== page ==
e. Recording of Learning Activities. Audio recordings of class lectures are permitted in this course, with advance notice to the instructor. Recordings should not be posted online or otherwise disseminated outside the class. Recording small group or one-on-one conversations should not take place without the agreement of all parties being recorded. Recordings should be destroyed after the course is completed.
-2016 Faculty Handbook, page 30
Because faculty may no longer prohibit students from making audio recordings of lectures, permission to make an audio recording is no longer a specific accommodation included in DRC letters (though it may still appear in letters drafted prior to fall 2016).
16. I have a student who is having difficulty in my class, and I wonder if a disability may be involved. What should I do to help?
It is not unusual for high ability students to be first identified with a learning disability (or other disability) at the undergraduate or graduate level. Often the compensatory strategies students used previously are no longer adequate in a demanding university setting. Talk privately with the struggling student to discuss your observations, and refer the student to all of the campus support resources available, including Katherine LeRoy in Academic Support Services, Kathryn Ward for writing support, psychologists in the SHAC for counseling services, and the DRC.
Follow up any referrals in writing to the student. Students may choose not follow up on the referrals, but at least they know the campus resources exist, and have the email to go back to later if they decide to reach out to resources at a later date.
17. Am I required to lower the standards of a required assignment because the student has a disability?
No. Standards are the same for all students; however, some students with disabilities may use accommodations to demonstrate their knowledge and ability to meet other course expectations differently than their peers. For example, a student with low vision may produce an essay exam by using a computer or scribe rather than writing out an answer. The quality of the work should be the same.
18. Do I have a right to fail a student with a disability?
The student with a disability has the same right to fail as anyone else. It is paramount to apply the same criteria to students with disabilities as you do to all other students. Their work should be equivalent to their peers, but you may not require extra assignments for just some students. You should address your concerns with this student, just as you would with anyone else in your class who is experiencing difficulty.
19. A student came to class with an animal. What should I do to address the situation?
The student should be referred to the DRC. Whether the animal may be permitted in the classroom depends on several factors. Pets are not permitted in campus buildings, but service dogs are allowed and certain other support animals may be permissible. The DRC should make this determination with the student.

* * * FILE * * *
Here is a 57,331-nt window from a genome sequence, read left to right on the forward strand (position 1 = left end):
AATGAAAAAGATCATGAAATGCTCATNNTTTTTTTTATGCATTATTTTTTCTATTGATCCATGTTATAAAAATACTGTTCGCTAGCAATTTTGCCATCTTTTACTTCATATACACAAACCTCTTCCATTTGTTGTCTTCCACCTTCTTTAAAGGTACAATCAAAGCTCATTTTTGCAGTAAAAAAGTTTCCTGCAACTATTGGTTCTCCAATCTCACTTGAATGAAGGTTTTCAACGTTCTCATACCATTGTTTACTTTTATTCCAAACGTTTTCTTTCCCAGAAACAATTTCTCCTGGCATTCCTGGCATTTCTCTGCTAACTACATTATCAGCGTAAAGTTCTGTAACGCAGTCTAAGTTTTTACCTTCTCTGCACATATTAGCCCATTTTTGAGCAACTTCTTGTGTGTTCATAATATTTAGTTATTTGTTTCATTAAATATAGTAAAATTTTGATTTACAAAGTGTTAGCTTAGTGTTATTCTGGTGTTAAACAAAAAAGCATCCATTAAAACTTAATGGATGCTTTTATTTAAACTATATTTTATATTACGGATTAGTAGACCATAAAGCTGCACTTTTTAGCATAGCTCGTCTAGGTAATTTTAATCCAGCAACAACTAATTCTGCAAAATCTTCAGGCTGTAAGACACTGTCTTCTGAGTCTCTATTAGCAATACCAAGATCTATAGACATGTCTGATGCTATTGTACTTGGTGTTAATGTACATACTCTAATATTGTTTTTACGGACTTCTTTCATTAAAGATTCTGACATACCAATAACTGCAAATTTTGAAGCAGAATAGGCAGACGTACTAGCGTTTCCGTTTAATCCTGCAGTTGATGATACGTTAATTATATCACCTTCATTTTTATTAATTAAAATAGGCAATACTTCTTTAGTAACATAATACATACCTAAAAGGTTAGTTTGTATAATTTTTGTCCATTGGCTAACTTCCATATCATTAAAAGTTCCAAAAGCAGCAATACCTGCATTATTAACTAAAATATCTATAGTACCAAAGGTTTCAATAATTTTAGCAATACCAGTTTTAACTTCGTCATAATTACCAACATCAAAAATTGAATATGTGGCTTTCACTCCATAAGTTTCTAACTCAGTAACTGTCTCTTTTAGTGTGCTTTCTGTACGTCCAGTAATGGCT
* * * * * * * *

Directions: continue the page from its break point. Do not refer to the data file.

20. How do students schedule exams in the Oakland DRC Testing Room and what should I do to facilitate the exams?
Students at the Oakland campus who are approved to receive exam accommodations (extra time/reduced distraction environment) and would like to schedule an exam in the Disability Resource Center will go to www.samuelmerritt.edu/drc/testingrequests to initiate an electronic request form.
Step 1: Student completes the top portion of the online form.
Step 2: The form will automatically be emailed to the instructor selected by the student (the Faculty of Record for the course is the default person to receive the form if another of the course’s instructors isn’t selected by the student—only instructors attached to the course in Powercampus can receive the form). The instructor opens the email, completes the bottom portion of the form, and electronically “signs” the form using SMU login credentials.
Step 3: The student, Campus Service Center, and Elisa will get an email after the instructor completes and signs the form, and the exam will then added to the Testing Room calendar by Campus Service Center staff.
Step 4: If necessary, the instructor provides the written exam or exam code to firstname.lastname@example.org prior to the date of the test.
Please ensure that you respond when you receive an email from E-forms and that such emails are not going to your spam folder. Thank you!
21. How do I provide extended time for a student in a Canvas-based exam?
It is very important that students who have disability accommodations experience the same exam as the rest of the class, whether you are administering a paper exam or an online exam. The DRC Testing Room computers have Respondus Lockdown browser installed for the administration of Canvas exams. It is fairly straightforward to set up a separate exam length within Canvas for students who get more time than the rest of the class. A tutorial is here: How do I assign a Quiz to an individual student or course section? Brian Gothberg in the Academic and Instructional Innovation office is available to answer Canvas-related questions. He can be reached at email@example.com or 510-869-6511 x 4196.
22. Is there a required syllabus statement about disability that I should include on my course syllabi?
Yes. The required syllabus statements for every program at Samuel Merritt are found in the Faculty Handbook on pages 29-30. These must be included on every syllabus. www.samuelmerritt.edu/files/academic_affairs/Faculty_Handbook_-_October_2016_Revision.pdf
23. How do I make sure the videos I ask students to watch are captioned?
It's SMU's policy that all videos should be captioned to ensure disability access. You can now easily request closed captions for your Panopto videos, including YouTube videos. Before you publish your Canvas course, allow four business days to complete a captioning order. Visit A&II's Panopto page to see captioning instructions and other Panopto resources. For questions about using Panopto, contact A&II's Elba Rios.
I truly appreciate all our faculty do to ensure that students with disabilities get the same educational experience as their peers. Please contact me if I can be a resource for you. firstname.lastname@example.org
Some FAQS adapted from the Stanford University Office of Accessible Education’s Faculty FAQs.